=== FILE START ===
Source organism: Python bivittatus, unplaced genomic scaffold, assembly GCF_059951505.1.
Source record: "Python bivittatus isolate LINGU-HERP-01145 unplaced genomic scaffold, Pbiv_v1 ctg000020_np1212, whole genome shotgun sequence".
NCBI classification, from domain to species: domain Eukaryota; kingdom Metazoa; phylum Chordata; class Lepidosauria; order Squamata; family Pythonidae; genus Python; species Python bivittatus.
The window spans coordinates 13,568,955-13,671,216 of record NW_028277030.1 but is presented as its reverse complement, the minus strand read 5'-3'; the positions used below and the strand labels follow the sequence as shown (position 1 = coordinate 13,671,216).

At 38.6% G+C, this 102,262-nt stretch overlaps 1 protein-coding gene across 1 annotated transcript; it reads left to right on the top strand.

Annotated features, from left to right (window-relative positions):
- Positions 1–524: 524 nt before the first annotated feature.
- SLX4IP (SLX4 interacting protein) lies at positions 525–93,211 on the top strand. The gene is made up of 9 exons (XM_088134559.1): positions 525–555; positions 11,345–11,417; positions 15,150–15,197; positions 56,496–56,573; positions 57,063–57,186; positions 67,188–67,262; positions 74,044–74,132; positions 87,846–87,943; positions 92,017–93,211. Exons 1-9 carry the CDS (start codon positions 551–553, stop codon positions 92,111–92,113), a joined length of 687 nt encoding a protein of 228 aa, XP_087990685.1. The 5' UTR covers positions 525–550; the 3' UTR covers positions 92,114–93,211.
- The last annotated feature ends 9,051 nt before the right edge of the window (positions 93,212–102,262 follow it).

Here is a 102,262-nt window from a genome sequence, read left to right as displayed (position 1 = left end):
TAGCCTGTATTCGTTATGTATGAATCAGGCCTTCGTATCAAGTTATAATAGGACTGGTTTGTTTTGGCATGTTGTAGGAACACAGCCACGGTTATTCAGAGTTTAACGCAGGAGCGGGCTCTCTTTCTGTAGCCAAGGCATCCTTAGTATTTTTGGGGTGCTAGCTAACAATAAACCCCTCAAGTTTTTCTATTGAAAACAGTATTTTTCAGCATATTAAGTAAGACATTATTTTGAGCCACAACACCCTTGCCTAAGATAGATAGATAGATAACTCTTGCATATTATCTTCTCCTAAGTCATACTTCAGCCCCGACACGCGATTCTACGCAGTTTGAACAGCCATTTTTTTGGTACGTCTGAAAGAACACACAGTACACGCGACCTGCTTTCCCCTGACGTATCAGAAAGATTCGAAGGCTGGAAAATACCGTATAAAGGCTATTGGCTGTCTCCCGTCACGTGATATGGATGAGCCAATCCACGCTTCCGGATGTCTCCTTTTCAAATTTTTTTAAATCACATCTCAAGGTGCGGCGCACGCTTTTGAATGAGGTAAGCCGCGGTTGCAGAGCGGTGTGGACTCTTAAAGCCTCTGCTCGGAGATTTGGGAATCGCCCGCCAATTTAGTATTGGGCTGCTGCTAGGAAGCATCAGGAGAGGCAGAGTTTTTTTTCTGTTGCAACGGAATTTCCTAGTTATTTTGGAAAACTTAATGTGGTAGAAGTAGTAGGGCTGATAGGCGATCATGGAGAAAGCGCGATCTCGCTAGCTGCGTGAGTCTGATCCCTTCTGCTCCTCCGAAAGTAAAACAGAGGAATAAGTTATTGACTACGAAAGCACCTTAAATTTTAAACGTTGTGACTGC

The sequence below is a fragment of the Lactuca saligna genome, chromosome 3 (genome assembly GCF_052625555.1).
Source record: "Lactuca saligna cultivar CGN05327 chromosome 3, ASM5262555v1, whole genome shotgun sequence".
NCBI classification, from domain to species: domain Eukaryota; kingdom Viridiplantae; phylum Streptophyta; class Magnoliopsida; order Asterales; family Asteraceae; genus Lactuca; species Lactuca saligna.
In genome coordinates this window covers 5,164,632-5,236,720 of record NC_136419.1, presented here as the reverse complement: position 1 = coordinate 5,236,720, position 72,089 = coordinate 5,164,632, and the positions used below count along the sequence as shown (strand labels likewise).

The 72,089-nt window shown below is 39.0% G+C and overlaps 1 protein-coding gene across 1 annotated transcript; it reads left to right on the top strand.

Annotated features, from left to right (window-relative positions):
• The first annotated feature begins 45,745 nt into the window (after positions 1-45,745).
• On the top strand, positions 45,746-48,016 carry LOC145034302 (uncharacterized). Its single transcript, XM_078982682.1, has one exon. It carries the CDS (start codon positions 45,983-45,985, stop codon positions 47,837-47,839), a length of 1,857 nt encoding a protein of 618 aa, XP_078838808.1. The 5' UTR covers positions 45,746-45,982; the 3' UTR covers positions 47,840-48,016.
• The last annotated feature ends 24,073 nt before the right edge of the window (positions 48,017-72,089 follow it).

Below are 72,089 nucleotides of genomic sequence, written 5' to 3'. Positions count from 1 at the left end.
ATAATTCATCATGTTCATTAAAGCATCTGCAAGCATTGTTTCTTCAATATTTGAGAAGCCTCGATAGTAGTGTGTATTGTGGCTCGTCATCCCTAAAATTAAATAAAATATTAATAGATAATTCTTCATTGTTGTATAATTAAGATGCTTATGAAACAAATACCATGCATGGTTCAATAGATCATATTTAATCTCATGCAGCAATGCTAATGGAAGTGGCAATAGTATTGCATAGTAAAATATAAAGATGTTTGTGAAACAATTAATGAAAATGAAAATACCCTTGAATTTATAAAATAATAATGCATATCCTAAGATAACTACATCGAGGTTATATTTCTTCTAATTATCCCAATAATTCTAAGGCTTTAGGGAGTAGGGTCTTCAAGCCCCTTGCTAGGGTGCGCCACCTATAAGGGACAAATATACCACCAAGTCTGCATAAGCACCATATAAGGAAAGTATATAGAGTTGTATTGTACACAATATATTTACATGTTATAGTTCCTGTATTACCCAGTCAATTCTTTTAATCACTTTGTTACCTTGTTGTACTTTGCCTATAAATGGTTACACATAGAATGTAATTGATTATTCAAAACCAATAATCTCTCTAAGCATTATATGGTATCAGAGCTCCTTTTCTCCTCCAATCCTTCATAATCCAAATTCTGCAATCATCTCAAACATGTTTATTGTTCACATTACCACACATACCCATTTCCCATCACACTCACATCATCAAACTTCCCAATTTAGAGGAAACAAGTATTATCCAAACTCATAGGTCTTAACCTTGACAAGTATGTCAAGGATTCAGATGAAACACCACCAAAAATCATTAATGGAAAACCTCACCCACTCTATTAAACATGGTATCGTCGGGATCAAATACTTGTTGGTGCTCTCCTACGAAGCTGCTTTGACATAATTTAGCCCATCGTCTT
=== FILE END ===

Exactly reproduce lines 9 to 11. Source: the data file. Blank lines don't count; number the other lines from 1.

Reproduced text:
- The last annotated feature ends 9,051 nt before the right edge of the window (positions 93,212–102,262 follow it).

Here is a 102,262-nt window from a genome sequence, read left to right as displayed (position 1 = left end):
TAGCCTGTATTCGTTATGTATGAATCAGGCCTTCGTATCAAGTTATAATAGGACTGGTTTGTTTTGGCATGTTGTAGGAACACAGCCACGGTTATTCAGAGTTTAACGCAGGAGCGGGCTCTCTTTCTGTAGCCAAGGCATCCTTAGTATTTTTGGGGTGCTAGCTAACAATAAACCCCTCAAGTTTTTCTATTGAAAACAGTATTTTTCAGCATATTAAGTAAGACATTATTTTGAGCCACAACACCCTTGCCTAAGATAGATAGATAGATAACTCTTGCATATTATCTTCTCCTAAGTCATACTTCAGCCCCGACACGCGATTCTACGCAGTTTGAACAGCCATTTTTTTGGTACGTCTGAAAGAACACACAGTACACGCGACCTGCTTTCCCCTGACGTATCAGAAAGATTCGAAGGCTGGAAAATACCGTATAAAGGCTATTGGCTGTCTCCCGTCACGTGATATGGATGAGCCAATCCACGCTTCCGGATGTCTCCTTTTCAAATTTTTTTAAATCACATCTCAAGGTGCGGCGCACGCTTTTGAATGAGGTAAGCCGCGGTTGCAGAGCGGTGTGGACTCTTAAAGCCTCTGCTCGGAGATTTGGGAATCGCCCGCCAATTTAGTATTGGGCTGCTGCTAGGAAGCATCAGGAGAGGCAGAGTTTTTTTTCTGTTGCAACGGAATTTCCTAGTTATTTTGGAAAACTTAATGTGGTAGAAGTAGTAGGGCTGATAGGCGATCATGGAGAAAGCGCGATCTCGCTAGCTGCGTGAGTCTGATCCCTTCTGCTCCTCCGAAAGTAAAACAGAGGAATAAGTTATTGACTACGAAAGCACCTTAAATTTTAAACGTTGTGACTGC